Posted by: Salvatore J. Zambri, founding member and partner
According to a recent investigative study by the Center for Public Integrity, a nonprofit organization that focuses on ethics and public service, contaminated surgical instruments are creating additional worries for surgeons and their patients. Surgical tools are supposed to be cleaned and sterilized between operations, and manufacturers of those tools are supposed to provide detailed instructions for the cleaning process. A big part of the problem is that cleaning technicians are not required to obtain any certification at all to clean and sterilize instruments. By comparison, manicurists and dog groomers are required to take infection control courses for licensing. Another part of the problem is that manufacturers are not required to design devices that can be easily cleaned in real world environments. The end result is that instruments frequently come into the operating room carrying bits of blood, bone and tissue from a previous operation, as well as potentially dangerous and sometimes deadly bacteria. Earlier instruments were primarily made of metal or glass, both of which can withstand high temperatures required for sterilization. Newer high-tech devices cannot withstand that level of heat and must be cleaned.
Hospital-acquired infections continue to be problematic because of the difficulty in tracking them and the challenges of thoroughly cleaning reusable medical devices. During a workshop held last summer by the FDA, representatives from manufacturers, hospitals, CDC and FDA, a presentation by Jahan Aziz, a major hospital’s risk management clinical engineer, demonstrated how prevalent the problem is. After showing the group 350 surgery-ready suction tips, which were cleaned by the recommended method, he revealed that 343 of them contained debris from earlier procedures. According to Charles Hancock, an independent medical device sterilization consultant, the supply of dirty devices in hospitals is potentially massive due to the design of the instruments, the lack of training for cleaning technicians, and the frantic pace of the instrument sterilization process.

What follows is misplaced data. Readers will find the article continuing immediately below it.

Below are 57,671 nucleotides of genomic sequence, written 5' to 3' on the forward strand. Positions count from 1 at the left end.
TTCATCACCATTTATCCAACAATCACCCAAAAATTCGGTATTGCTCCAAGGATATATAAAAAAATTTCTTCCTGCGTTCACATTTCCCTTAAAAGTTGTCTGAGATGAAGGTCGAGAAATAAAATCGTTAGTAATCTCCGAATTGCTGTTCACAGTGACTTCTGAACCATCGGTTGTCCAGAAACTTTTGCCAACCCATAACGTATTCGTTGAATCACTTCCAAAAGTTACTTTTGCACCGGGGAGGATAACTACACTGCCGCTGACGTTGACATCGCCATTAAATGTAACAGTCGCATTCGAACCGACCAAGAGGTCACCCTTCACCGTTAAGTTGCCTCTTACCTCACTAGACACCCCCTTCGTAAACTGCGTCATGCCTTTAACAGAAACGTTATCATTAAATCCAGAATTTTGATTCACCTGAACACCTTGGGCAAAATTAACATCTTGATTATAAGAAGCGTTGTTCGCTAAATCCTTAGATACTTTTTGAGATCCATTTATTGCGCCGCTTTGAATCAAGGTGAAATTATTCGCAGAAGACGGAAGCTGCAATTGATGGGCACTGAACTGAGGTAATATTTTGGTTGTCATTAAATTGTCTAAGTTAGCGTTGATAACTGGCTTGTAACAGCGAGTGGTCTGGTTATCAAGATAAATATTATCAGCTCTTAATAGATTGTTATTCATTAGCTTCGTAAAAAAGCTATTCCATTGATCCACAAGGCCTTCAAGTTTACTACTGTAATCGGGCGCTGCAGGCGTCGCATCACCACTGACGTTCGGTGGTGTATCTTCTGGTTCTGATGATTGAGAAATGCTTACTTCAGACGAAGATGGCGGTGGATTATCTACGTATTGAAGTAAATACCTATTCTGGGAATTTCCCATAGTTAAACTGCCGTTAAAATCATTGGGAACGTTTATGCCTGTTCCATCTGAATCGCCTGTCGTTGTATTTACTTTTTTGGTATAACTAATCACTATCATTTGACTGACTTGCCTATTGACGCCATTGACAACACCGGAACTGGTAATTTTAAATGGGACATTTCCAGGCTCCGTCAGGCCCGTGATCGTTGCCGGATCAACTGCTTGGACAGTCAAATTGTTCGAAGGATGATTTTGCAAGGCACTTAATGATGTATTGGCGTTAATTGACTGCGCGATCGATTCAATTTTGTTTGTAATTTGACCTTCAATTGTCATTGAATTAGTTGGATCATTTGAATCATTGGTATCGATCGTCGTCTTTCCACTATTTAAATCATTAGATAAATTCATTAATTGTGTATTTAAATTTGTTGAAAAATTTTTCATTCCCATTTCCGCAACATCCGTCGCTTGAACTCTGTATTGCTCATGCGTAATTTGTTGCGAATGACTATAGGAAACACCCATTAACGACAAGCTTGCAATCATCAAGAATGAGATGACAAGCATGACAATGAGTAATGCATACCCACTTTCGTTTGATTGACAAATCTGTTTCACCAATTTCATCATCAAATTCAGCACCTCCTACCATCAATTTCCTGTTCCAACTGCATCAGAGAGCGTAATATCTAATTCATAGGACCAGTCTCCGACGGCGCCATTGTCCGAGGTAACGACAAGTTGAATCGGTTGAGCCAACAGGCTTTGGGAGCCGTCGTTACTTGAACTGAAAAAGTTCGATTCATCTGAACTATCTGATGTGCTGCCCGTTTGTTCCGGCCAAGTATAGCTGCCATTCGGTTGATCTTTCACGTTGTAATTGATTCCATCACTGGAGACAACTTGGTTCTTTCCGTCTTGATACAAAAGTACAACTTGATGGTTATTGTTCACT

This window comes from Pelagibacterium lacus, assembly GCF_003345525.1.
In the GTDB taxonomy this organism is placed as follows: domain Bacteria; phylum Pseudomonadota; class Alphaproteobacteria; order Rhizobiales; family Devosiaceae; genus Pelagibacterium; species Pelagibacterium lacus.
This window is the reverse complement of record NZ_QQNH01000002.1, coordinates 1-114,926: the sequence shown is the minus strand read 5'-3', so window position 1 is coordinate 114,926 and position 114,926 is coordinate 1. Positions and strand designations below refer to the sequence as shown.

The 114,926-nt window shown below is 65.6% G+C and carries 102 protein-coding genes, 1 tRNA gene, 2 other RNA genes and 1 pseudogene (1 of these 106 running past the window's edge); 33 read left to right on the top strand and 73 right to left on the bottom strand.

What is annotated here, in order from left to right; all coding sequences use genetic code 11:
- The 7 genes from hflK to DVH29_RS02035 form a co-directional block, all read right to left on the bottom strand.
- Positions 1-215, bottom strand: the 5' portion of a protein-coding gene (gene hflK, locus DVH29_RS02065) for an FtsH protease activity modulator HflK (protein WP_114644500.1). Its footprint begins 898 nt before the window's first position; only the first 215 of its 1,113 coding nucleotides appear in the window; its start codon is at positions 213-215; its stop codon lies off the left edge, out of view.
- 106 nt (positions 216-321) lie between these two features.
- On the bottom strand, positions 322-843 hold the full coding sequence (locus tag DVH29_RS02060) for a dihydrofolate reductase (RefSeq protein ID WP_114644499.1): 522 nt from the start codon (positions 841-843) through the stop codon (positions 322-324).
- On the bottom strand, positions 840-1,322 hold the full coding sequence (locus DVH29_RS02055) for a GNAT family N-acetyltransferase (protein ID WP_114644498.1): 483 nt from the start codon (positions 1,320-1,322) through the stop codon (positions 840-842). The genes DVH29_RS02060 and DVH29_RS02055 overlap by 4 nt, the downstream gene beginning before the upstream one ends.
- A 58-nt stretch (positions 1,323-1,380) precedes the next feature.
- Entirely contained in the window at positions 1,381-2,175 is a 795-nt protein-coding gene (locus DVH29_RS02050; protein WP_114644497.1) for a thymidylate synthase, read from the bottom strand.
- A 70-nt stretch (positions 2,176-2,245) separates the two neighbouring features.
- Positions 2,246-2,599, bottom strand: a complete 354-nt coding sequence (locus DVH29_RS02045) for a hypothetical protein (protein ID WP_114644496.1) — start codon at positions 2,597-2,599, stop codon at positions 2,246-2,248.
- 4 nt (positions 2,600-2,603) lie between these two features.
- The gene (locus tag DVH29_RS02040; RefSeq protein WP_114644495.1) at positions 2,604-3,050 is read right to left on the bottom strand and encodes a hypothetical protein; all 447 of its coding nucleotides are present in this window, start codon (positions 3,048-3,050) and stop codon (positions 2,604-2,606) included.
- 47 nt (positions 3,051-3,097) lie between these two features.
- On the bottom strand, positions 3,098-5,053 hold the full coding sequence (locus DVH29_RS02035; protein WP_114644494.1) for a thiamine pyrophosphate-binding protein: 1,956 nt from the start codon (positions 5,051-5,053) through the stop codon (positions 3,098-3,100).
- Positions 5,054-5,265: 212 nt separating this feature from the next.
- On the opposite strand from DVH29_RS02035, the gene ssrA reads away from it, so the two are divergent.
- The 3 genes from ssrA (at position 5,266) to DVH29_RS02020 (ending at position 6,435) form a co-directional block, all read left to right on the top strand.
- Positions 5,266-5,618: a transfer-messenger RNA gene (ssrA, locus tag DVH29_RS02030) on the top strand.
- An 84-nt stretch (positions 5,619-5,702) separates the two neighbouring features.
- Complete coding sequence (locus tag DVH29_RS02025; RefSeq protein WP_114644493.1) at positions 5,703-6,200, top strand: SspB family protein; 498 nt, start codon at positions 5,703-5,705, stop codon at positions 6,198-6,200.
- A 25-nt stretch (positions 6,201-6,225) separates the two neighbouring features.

The FDA is working on creating a draft recommendation for reprocessing of medical devices as well as suggestions for manufacturers’ development of more robust instructions for reprocessing for the real world hospital market. In addition, the draft is intended to serve as a guide for device manufacturers as they seek FDA clearance for new devices.
As this story develops and more information is available from the FDA reviews and recommendations, we will revisit the topic and post another blog entry.
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About the author:
Mr. Zambri is a Board-Certified Civil Trial Attorney and Past-President of the Trial Lawyers Association of Metropolitan Washington, D.C. The association has recently named him the " 2011 Trial Lawyer of the Year". He has also been acknowledged by Washingtonian magazine as a "Big Gun" and among the "top 1%" of all of the more than 80,000 lawyers in the Washington metropolitan area. The magazine also acknowledged him as "one of Washington’s best–most honest and effective lawyers" who specializes in medical malpractice matters, product liability claims, and serious automobile accident claims. Mr. Zambri was recently (2011 edition) acknowledged as one of the "Best Lawyers in America" by Best Lawyers, and has also been repeatedly named a "Super Lawyer" by Law and Politics magazine (2011)–a national publication that honors the top lawyers in the country.
Mr. Zambri is regularly asked to present seminars to lawyers and doctors, as well as both medical and law students concerning defective drugs, medication errors, medical malpractice litigation, and safety improvements.
If you have any questions about your legal rights, please email Mr. Zambri at email@example.com. You may also reach him at 202-822-1899.